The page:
The River Ure is approximately 119 km (74 miles) long from its source to the point where it changes its name to the River Ouse. It is the principal river of Wensleydale, which is the only one of the Dales now named after a village rather than its river. The old name for the valley was Yoredale.
The source of the river is Ure Head on Abbotside Common from where it flows down Wensleydale, through Hawes, before encountering an impressive series of waterfalls at Aysgarth Falls. Further down it flows past the village of Wensley, on to Middleham, Jervaulx Abbey and Masham. From here, it rushes through the steep rocky gorge at Hackfall Woods near Grewelthorpe, before continuing through Ripon and Boroughbridge. The Ure is joined by the River Swale at Myton-on-Swale. About 10 km (6 miles) downstream of this confluence, at Cuddy Shaw Reach near Linton-on-Ouse, the river changes its name to the River Ouse. The main tributaries of the Ure are Bishopdale Beck and the Rivers Bain, Cover, Burn, Skell and Laver.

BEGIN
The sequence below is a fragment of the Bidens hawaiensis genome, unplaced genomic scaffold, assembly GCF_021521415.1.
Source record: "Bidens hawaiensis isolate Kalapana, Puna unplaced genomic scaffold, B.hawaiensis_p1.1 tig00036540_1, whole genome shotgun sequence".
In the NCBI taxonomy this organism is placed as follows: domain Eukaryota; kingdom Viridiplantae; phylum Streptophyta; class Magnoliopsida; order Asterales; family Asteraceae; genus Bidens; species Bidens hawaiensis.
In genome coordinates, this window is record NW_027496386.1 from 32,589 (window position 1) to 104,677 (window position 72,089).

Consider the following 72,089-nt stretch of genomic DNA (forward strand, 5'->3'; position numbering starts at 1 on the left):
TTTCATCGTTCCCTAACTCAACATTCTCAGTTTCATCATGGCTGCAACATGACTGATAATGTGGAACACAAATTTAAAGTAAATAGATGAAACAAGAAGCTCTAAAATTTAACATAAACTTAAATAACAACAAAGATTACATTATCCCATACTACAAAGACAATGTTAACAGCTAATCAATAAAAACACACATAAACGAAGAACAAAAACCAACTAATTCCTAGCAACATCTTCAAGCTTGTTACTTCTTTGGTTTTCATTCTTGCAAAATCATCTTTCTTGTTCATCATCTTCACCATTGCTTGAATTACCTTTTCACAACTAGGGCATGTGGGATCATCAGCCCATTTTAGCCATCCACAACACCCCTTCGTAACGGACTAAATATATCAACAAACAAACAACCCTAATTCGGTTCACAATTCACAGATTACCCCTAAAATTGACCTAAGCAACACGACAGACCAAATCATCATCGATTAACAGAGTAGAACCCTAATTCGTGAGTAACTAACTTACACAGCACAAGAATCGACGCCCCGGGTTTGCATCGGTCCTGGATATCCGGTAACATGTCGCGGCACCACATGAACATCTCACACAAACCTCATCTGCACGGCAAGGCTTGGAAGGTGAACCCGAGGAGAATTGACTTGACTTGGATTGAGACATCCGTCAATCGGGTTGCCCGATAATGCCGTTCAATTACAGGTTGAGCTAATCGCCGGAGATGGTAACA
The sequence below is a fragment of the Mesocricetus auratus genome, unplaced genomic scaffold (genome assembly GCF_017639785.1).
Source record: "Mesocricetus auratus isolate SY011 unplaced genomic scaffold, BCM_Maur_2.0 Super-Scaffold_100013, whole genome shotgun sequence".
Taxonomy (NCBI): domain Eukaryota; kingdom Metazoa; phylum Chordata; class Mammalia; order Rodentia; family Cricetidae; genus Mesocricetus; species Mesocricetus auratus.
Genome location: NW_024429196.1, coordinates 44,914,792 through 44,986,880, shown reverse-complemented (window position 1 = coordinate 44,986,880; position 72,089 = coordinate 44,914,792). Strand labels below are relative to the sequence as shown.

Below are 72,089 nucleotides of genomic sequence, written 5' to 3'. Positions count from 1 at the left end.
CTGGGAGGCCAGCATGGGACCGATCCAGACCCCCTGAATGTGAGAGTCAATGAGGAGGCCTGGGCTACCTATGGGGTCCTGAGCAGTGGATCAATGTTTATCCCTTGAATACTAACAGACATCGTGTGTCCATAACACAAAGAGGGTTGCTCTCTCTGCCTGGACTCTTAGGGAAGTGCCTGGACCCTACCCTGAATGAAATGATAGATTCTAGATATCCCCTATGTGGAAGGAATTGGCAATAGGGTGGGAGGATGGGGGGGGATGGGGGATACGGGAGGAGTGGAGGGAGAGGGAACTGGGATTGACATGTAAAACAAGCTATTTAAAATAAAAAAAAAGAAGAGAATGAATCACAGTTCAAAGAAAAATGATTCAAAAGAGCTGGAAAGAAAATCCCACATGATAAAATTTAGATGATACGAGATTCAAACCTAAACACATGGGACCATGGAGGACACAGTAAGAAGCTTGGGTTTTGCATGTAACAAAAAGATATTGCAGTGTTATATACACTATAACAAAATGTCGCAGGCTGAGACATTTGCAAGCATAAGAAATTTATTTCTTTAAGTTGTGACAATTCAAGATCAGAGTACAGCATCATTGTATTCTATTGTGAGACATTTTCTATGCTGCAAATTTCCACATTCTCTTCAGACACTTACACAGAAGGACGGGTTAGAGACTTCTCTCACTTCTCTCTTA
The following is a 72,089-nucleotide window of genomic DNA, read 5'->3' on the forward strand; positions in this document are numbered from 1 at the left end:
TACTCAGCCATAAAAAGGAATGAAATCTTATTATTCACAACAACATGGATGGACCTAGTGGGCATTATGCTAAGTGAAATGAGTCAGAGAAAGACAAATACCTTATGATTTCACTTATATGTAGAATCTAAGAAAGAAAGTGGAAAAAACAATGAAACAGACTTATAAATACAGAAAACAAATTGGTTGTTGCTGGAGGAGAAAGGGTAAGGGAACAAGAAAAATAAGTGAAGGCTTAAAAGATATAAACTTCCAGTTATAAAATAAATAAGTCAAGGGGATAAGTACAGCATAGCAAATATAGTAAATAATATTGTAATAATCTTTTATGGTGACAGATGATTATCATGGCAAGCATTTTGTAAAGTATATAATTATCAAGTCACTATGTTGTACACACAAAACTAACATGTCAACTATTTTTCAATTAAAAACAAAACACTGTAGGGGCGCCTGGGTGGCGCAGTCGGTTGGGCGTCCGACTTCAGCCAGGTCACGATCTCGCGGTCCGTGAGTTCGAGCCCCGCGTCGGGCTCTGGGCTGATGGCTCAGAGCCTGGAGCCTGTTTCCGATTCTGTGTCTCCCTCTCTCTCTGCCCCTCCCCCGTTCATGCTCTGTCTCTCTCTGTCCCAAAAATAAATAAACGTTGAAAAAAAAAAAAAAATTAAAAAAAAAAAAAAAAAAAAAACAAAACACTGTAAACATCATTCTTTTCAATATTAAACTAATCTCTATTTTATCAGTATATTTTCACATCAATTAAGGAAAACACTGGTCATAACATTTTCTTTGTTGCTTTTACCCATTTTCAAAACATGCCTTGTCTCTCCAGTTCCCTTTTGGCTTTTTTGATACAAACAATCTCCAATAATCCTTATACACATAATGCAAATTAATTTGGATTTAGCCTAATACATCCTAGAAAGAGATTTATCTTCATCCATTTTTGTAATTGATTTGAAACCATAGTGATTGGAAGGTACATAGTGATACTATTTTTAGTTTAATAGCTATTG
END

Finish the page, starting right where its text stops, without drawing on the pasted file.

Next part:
The surrounding floodplain comprises a rich mosaic of habitats, including ancient woodland, wet woodland, ponds and streams. A special feature of this landscape is the juxtaposition of the magnesian limestone grassland and wetlands of the Ure floodplain, supporting nationally scarce habitats and associated species such as thistle broomrape, marsh cinquefoil and wintering whooper swan. The milk from cattle grazed on the limestone grassland, gives a unique flavour to the world-renowned Wensleydale Cheese made in the dale.